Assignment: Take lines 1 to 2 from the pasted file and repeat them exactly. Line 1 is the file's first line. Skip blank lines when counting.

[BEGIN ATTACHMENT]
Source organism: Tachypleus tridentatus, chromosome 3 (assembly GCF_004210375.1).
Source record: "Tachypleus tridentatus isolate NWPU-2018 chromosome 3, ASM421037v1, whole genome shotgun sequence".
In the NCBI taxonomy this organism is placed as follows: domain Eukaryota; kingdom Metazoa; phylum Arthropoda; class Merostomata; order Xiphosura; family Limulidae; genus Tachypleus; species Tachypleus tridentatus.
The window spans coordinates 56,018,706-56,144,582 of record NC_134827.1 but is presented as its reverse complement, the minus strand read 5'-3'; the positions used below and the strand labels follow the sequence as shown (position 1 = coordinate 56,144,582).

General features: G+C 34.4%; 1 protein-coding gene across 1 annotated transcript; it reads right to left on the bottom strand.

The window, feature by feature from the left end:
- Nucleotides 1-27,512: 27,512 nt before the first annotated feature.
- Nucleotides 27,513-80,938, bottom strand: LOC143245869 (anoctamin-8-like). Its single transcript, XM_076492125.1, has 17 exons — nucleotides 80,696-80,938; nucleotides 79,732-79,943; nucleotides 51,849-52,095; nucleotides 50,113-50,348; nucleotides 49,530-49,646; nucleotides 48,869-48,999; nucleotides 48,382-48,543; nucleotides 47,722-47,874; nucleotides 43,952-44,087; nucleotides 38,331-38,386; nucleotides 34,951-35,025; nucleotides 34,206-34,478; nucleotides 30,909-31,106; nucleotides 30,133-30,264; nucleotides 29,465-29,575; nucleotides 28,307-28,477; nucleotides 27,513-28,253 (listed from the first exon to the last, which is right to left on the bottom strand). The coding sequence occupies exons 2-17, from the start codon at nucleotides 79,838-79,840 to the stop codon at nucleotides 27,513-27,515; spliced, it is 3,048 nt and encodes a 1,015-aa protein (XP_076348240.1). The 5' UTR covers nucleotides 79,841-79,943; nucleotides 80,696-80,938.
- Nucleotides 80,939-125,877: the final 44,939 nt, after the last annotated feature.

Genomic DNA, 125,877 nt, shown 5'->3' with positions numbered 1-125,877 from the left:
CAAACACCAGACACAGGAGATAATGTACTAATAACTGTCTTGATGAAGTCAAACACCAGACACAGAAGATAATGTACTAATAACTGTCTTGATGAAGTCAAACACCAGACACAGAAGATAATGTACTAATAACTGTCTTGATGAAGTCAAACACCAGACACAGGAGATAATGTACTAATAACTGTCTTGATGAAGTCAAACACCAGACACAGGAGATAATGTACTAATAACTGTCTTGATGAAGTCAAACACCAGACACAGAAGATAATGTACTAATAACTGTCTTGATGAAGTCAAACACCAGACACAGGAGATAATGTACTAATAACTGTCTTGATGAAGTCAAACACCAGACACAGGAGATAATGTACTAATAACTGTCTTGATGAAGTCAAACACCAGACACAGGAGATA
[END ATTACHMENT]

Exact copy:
Source organism: Tachypleus tridentatus, chromosome 3 (assembly GCF_004210375.1).
Source record: "Tachypleus tridentatus isolate NWPU-2018 chromosome 3, ASM421037v1, whole genome shotgun sequence".